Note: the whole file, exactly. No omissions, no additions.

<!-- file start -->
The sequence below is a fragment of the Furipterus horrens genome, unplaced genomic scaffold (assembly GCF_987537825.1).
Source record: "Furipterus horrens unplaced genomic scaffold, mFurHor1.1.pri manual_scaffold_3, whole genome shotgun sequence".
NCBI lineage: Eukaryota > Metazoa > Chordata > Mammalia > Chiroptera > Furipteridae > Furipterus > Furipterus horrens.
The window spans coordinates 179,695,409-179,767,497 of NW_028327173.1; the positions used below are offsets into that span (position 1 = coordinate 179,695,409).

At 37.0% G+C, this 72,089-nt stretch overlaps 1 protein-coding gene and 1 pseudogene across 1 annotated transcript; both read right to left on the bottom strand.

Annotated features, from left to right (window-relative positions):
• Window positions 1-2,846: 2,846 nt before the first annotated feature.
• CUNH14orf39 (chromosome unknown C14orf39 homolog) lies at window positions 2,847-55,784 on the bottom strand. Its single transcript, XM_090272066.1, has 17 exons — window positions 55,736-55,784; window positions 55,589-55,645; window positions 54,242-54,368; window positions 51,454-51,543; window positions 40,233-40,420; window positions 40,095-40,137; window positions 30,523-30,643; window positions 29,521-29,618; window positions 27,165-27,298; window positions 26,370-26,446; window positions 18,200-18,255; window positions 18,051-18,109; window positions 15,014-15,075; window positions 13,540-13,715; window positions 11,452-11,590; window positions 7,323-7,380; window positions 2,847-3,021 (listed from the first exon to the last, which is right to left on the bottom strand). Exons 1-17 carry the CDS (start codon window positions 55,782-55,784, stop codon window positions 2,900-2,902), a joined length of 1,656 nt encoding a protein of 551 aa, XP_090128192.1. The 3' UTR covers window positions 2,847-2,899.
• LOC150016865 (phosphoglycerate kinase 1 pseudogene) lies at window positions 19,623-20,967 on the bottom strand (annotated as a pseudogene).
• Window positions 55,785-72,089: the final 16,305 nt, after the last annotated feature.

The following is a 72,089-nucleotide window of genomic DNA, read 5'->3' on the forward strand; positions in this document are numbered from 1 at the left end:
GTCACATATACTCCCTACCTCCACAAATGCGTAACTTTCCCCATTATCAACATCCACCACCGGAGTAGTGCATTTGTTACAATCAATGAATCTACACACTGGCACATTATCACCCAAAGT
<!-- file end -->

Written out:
The sequence below is a fragment of the Furipterus horrens genome, unplaced genomic scaffold (assembly GCF_987537825.1).
Source record: "Furipterus horrens unplaced genomic scaffold, mFurHor1.1.pri manual_scaffold_3, whole genome shotgun sequence".
NCBI lineage: Eukaryota > Metazoa > Chordata > Mammalia > Chiroptera > Furipteridae > Furipterus > Furipterus horrens.
The window spans coordinates 179,695,409-179,767,497 of NW_028327173.1; the positions used below are offsets into that span (position 1 = coordinate 179,695,409).

At 37.0% G+C, this 72,089-nt stretch overlaps 1 protein-coding gene and 1 pseudogene across 1 annotated transcript; both read right to left on the bottom strand.

Annotated features, from left to right (window-relative positions):
• Window positions 1-2,846: 2,846 nt before the first annotated feature.
• CUNH14orf39 (chromosome unknown C14orf39 homolog) lies at window positions 2,847-55,784 on the bottom strand. Its single transcript, XM_090272066.1, has 17 exons — window positions 55,736-55,784; window positions 55,589-55,645; window positions 54,242-54,368; window positions 51,454-51,543; window positions 40,233-40,420; window positions 40,095-40,137; window positions 30,523-30,643; window positions 29,521-29,618; window positions 27,165-27,298; window positions 26,370-26,446; window positions 18,200-18,255; window positions 18,051-18,109; window positions 15,014-15,075; window positions 13,540-13,715; window positions 11,452-11,590; window positions 7,323-7,380; window positions 2,847-3,021 (listed from the first exon to the last, which is right to left on the bottom strand). Exons 1-17 carry the CDS (start codon window positions 55,782-55,784, stop codon window positions 2,900-2,902), a joined length of 1,656 nt encoding a protein of 551 aa, XP_090128192.1. The 3' UTR covers window positions 2,847-2,899.
• LOC150016865 (phosphoglycerate kinase 1 pseudogene) lies at window positions 19,623-20,967 on the bottom strand (annotated as a pseudogene).
• Window positions 55,785-72,089: the final 16,305 nt, after the last annotated feature.

The following is a 72,089-nucleotide window of genomic DNA, read 5'->3' on the forward strand; positions in this document are numbered from 1 at the left end:
GTCACATATACTCCCTACCTCCACAAATGCGTAACTTTCCCCATTATCAACATCCACCACCGGAGTAGTGCATTTGTTACAATCAATGAATCTACACACTGGCACATTATCACCCAAAGT